Senate to Take Up Biological Threats
Firms Could Get Funding Sooner

By Renae Merle
Washington Post Staff Writer
Wednesday, November 15, 2006

The Senate is moving to take up legislation as soon as this week revamping a struggling multibillion-dollar effort to counter bioterrorism threats with a national stockpile of new vaccines and other drugs.

The legislation creates a central authority within the Health and Human Services Department to manage the effort, sets aside an additional $1 billion for research and gives the federal government the flexibility to provide cash infusions to the small firms doing most of the work.

Supporters of the bill, which is more than a year in the making, are cautiously optimistic that it will pass. Sen. Harry M. Reid (D-Nev.), who is slated to take over as majority leader, listed it among his priorities for Congress's lame-duck session.

"From a policy standpoint, there is nobody shooting at it," said Sen. Richard Burr (R-N.C.), one of the bill's sponsors.

If passed, the legislation would have to be reconciled with the House version, which was passed in September. The initiative is intended to salvage the Bush administration's Project BioShield, a $5.6 billion program to counter biological and radioactive weapons.

The two-year effort has been marked by delays and operational problems. Some companies, for example, have floundered as they conducted research and testing because the bulk of government payments typically do not arrive until firms are ready to produce approved drugs.

Meanwhile, Project BioShield's most significant investment, a nearly $1 billion effort by VaxGen Inc. to develop an anthrax vaccine, is in limbo after the Food and Drug Administration refused to let the company conduct human tests and Health and Human Services threatened to end the company's contract.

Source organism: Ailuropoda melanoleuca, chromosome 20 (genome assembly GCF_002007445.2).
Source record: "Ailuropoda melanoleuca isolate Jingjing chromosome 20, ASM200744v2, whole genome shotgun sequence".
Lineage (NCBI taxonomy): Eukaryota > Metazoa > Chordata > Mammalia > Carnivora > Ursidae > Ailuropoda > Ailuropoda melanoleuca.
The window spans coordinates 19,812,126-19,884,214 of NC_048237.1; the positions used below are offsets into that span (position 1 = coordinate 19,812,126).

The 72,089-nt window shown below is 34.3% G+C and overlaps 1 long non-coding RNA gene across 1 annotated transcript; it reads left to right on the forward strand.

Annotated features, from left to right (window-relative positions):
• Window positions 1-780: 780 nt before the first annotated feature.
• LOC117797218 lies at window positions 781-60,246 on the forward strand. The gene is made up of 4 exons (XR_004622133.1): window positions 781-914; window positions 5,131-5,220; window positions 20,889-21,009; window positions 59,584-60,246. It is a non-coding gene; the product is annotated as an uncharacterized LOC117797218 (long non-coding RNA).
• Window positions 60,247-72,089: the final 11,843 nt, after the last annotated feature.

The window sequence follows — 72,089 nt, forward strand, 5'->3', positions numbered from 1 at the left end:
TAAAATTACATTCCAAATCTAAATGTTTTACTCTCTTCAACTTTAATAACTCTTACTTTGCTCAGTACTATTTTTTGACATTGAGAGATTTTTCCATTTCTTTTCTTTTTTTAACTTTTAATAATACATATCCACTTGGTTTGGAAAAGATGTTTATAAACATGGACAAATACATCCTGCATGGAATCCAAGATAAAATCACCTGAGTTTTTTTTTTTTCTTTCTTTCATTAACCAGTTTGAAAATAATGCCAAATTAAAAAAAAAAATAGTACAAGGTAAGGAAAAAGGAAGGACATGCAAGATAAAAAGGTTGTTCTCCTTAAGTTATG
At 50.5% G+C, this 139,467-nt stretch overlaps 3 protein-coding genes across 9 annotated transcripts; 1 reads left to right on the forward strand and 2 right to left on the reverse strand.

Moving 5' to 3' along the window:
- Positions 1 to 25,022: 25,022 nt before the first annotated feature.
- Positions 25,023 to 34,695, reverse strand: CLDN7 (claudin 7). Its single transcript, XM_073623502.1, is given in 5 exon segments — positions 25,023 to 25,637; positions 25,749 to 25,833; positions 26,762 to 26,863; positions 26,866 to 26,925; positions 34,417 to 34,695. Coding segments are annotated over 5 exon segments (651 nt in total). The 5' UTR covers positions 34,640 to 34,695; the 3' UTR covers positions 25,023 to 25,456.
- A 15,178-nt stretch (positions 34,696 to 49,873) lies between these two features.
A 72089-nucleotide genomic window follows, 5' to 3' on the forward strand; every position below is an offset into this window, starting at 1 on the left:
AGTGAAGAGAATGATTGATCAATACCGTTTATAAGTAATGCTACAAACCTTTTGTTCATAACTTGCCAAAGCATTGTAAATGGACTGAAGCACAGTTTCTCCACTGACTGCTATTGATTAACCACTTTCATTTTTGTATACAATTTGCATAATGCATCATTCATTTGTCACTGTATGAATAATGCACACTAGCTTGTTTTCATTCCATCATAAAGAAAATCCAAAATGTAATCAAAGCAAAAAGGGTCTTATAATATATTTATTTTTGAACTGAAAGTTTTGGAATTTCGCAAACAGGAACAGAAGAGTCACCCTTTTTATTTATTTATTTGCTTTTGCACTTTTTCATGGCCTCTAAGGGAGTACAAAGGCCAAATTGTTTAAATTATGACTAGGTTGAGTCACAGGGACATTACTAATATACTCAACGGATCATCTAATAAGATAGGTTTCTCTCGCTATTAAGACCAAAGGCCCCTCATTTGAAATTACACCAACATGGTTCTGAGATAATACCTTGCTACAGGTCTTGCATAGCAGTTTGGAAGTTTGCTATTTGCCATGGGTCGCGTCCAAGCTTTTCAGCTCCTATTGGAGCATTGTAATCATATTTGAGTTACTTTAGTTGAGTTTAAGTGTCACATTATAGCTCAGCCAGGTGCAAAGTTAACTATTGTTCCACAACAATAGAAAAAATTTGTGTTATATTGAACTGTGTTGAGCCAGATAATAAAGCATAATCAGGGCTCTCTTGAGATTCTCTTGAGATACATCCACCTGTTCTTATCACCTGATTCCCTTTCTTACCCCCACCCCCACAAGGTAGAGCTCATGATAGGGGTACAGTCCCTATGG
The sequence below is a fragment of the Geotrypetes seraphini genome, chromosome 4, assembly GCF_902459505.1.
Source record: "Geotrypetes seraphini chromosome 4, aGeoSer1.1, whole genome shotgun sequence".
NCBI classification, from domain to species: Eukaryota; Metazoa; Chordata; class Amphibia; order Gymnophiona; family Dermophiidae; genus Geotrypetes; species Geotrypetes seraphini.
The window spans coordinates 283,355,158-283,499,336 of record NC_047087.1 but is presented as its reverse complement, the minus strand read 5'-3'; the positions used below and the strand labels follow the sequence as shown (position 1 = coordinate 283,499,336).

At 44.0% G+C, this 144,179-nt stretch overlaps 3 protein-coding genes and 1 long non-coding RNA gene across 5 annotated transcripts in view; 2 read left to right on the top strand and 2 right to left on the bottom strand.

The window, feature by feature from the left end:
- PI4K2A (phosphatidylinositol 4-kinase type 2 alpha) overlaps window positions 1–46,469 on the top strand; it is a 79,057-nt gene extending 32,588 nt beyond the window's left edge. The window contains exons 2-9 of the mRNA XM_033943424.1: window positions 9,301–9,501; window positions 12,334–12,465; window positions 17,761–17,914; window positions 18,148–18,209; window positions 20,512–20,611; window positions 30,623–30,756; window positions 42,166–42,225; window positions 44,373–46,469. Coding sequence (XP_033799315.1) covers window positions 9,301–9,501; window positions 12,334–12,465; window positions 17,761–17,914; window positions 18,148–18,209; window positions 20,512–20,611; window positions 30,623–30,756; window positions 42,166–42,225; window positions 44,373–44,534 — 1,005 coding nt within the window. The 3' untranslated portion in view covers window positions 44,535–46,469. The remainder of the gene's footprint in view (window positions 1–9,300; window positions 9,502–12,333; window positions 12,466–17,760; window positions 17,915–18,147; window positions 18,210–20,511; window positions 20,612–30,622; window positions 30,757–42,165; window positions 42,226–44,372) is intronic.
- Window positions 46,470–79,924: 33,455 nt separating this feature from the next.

Project BioShield "didn't work because a majority of the companies choose not to participate and the ones that did, they were not financed through the valley of death," Burr said.

The new legislation aims to correct those problems, but it still may face some questions. Sen. Patty Murray (D-Wash.), who said she supports the intent of the bill, nonetheless raised safety concerns.

"We need to debate compensating those who may suffer adversely from new vaccines or treatments and expand protections for high risk populations like children, pregnant women, and the elderly," Murray said in a statement.

Under the current proposal, the bill would create the Biomedical Advanced Research and Development Authority to oversee the effort. The bill also attempts to pump more government money into the private market sooner. Under current law, participating companies are not paid until they deliver the drugs, even though Health and Human Services has the authority to give companies a 10 percent prepayment, which would have to be repaid if the company failed to deliver the product. But the agency has never exercised that option.

The legislation would speed up the development cycle by allowing Health and Human Services to pay companies up to 5 percent of the value of their contract when they reach certain milestones, providing them with a welcome cash infusion. The Senate version would also allocate $1 billion over three years for research not funded by a Project BioShield contract or the National Institutes of Health. The House version of the legislation sets aside $160 million per year for two years.

"The federal government is now their venture capital partner," Burr said.

Lance Ignon, VaxGen's vice president for corporate affairs, applauded the notion of the government playing a larger role in sharing the financial risk. Under the current program, "we have all of the financial risk," he said.

The change would not be a "panacea" in VaxGen's case, he said, but could be helpful to the company and the industry in general.

"The success of our nation's bio-defense effort will rest in large measure on the ability to form true partnerships between government and industry based on mutual respect," Ignon said. That includes an "understanding of the almost inevitable setbacks one encounters in drug development."

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